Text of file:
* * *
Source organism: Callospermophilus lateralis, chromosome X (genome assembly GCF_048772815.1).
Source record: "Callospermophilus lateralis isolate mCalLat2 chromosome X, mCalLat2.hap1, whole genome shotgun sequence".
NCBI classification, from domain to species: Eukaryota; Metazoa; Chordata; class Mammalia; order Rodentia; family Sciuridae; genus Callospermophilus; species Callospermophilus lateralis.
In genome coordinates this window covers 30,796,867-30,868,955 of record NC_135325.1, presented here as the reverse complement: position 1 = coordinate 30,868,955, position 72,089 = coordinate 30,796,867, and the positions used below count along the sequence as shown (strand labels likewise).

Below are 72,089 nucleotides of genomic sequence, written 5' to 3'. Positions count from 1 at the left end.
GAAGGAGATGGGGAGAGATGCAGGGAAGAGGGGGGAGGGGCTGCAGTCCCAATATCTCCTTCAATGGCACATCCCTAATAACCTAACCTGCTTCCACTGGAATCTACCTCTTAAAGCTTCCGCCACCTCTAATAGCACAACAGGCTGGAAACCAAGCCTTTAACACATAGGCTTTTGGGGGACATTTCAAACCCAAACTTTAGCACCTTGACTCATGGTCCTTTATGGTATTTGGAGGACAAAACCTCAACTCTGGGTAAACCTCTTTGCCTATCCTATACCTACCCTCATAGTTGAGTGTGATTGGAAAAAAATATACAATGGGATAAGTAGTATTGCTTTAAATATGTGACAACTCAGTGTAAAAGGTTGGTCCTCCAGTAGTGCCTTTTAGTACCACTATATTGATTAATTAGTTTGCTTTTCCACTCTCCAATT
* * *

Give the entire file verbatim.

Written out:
Source organism: Callospermophilus lateralis, chromosome X (genome assembly GCF_048772815.1).
Source record: "Callospermophilus lateralis isolate mCalLat2 chromosome X, mCalLat2.hap1, whole genome shotgun sequence".
NCBI classification, from domain to species: Eukaryota; Metazoa; Chordata; class Mammalia; order Rodentia; family Sciuridae; genus Callospermophilus; species Callospermophilus lateralis.
In genome coordinates this window covers 30,796,867-30,868,955 of record NC_135325.1, presented here as the reverse complement: position 1 = coordinate 30,868,955, position 72,089 = coordinate 30,796,867, and the positions used below count along the sequence as shown (strand labels likewise).

Below are 72,089 nucleotides of genomic sequence, written 5' to 3'. Positions count from 1 at the left end.
GAAGGAGATGGGGAGAGATGCAGGGAAGAGGGGGGAGGGGCTGCAGTCCCAATATCTCCTTCAATGGCACATCCCTAATAACCTAACCTGCTTCCACTGGAATCTACCTCTTAAAGCTTCCGCCACCTCTAATAGCACAACAGGCTGGAAACCAAGCCTTTAACACATAGGCTTTTGGGGGACATTTCAAACCCAAACTTTAGCACCTTGACTCATGGTCCTTTATGGTATTTGGAGGACAAAACCTCAACTCTGGGTAAACCTCTTTGCCTATCCTATACCTACCCTCATAGTTGAGTGTGATTGGAAAAAAATATACAATGGGATAAGTAGTATTGCTTTAAATATGTGACAACTCAGTGTAAAAGGTTGGTCCTCCAGTAGTGCCTTTTAGTACCACTATATTGATTAATTAGTTTGCTTTTCCACTCTCCAATT